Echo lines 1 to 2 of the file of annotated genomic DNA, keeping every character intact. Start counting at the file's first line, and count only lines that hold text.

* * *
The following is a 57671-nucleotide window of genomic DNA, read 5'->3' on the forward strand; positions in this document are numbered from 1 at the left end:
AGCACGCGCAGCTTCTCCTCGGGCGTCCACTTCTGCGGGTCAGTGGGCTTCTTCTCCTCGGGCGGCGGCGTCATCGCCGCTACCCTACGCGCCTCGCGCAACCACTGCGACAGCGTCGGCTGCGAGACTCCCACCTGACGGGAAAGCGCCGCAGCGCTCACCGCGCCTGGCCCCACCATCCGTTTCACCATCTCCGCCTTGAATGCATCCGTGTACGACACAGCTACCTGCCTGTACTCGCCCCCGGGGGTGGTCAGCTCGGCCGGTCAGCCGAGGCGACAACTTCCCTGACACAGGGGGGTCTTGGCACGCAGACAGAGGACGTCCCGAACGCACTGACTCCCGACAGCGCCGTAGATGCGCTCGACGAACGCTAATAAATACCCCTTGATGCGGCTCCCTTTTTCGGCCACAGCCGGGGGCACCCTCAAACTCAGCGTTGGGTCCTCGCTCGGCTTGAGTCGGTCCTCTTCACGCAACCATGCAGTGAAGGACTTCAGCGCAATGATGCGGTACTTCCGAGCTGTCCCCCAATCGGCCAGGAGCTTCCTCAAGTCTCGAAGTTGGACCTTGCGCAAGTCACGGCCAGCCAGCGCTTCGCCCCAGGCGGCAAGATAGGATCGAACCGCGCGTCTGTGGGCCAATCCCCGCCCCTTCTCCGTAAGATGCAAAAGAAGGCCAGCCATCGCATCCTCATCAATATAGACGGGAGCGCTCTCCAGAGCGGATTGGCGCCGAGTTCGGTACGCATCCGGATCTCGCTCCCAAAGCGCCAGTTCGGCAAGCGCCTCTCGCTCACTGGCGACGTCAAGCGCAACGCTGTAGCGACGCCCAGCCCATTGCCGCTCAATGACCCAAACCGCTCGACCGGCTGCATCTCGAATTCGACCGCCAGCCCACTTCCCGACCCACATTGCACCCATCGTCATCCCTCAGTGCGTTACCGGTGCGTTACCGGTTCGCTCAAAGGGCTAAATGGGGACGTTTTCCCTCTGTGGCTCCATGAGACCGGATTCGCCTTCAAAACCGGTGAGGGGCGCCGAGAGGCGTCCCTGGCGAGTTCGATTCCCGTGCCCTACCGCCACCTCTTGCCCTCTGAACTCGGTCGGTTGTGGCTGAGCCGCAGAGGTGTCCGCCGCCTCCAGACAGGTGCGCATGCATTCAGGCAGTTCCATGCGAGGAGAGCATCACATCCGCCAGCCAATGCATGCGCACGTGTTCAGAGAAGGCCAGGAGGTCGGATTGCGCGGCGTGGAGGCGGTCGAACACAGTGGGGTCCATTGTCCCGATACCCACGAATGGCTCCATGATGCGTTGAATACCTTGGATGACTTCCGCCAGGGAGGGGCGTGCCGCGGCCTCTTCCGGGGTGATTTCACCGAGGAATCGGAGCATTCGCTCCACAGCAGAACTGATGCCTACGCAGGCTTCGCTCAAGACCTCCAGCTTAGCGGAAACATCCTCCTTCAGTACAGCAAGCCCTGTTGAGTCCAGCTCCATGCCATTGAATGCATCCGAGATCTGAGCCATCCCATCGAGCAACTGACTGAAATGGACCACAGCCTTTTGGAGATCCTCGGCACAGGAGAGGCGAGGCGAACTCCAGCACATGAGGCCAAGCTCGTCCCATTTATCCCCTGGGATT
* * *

The following is a 57671-nucleotide window of genomic DNA, read 5'->3' on the forward strand; positions in this document are numbered from 1 at the left end:
AGCACGCGCAGCTTCTCCTCGGGCGTCCACTTCTGCGGGTCAGTGGGCTTCTTCTCCTCGGGCGGCGGCGTCATCGCCGCTACCCTACGCGCCTCGCGCAACCACTGCGACAGCGTCGGCTGCGAGACTCCCACCTGACGGGAAAGCGCCGCAGCGCTCACCGCGCCTGGCCCCACCATCCGTTTCACCATCTCCGCCTTGAATGCATCCGTGTACGACACAGCTACCTGCCTGTACTCGCCCCCGGGGGTGGTCAGCTCGGCCGGTCAGCCGAGGCGACAACTTCCCTGACACAGGGGGGTCTTGGCACGCAGACAGAGGACGTCCCGAACGCACTGACTCCCGACAGCGCCGTAGATGCGCTCGACGAACGCTAATAAATACCCCTTGATGCGGCTCCCTTTTTCGGCCACAGCCGGGGGCACCCTCAAACTCAGCGTTGGGTCCTCGCTCGGCTTGAGTCGGTCCTCTTCACGCAACCATGCAGTGAAGGACTTCAGCGCAATGATGCGGTACTTCCGAGCTGTCCCCCAATCGGCCAGGAGCTTCCTCAAGTCTCGAAGTTGGACCTTGCGCAAGTCACGGCCAGCCAGCGCTTCGCCCCAGGCGGCAAGATAGGATCGAACCGCGCGTCTGTGGGCCAATCCCCGCCCCTTCTCCGTAAGATGCAAAAGAAGGCCAGCCATCGCATCCTCATCAATATAGACGGGAGCGCTCTCCAGAGCGGATTGGCGCCGAGTTCGGTACGCATCCGGATCTCGCTCCCAAAGCGCCAGTTCGGCAAGCGCCTCTCGCTCACTGGCGACGTCAAGCGCAACGCTGTAGCGACGCCCAGCCCATTGCCGCTCAATGACCCAAACCGCTCGACCGGCTGCATCTCGAATTCGACCGCCAGCCCACTTCCCGACCCACATTGCACCCATCGTCATCCCTCAGTGCGTTACCGGTGCGTTACCGGTTCGCTCAAAGGGCTAAATGGGGACGTTTTCCCTCTGTGGCTCCATGAGACCGGATTCGCCTTCAAAACCGGTGAGGGGCGCCGAGAGGCGTCCCTGGCGAGTTCGATTCCCGTGCCCTACCGCCACCTCTTGCCCTCTGAACTCGGTCGGTTGTGGCTGAGCCGCAGAGGTGTCCGCCGCCTCCAGACAGGTGCGCATGCATTCAGGCAGTTCCATGCGAGGAGAGCATCACATCCGCCAGCCAATGCATGCGCACGTGTTCAGAGAAGGCCAGGAGGTCGGATTGCGCGGCGTGGAGGCGGTCGAACACAGTGGGGTCCATTGTCCCGATACCCACGAATGGCTCCATGATGCGTTGAATACCTTGGATGACTTCCGCCAGGGAGGGGCGTGCCGCGGCCTCTTCCGGGGTGATTTCACCGAGGAATCGGAGCATTCGCTCCACAGCAGAACTGATGCCTACGCAGGCTTCGCTCAAGACCTCCAGCTTAGCGGAAACATCCTCCTTCAGTACAGCAAGCCCTGTTGAGTCCAGCTCCATGCCATTGAATGCATCCGAGATCTGAGCCATCCCATCGAGCAACTGACTGAAATGGACCACAGCCTTTTGGAGATCCTCGGCACAGGAGAGGCGAGGCGAACTCCAGCACATGAGGCCAAGCTCGTCCCATTTATCCCCTGGGATT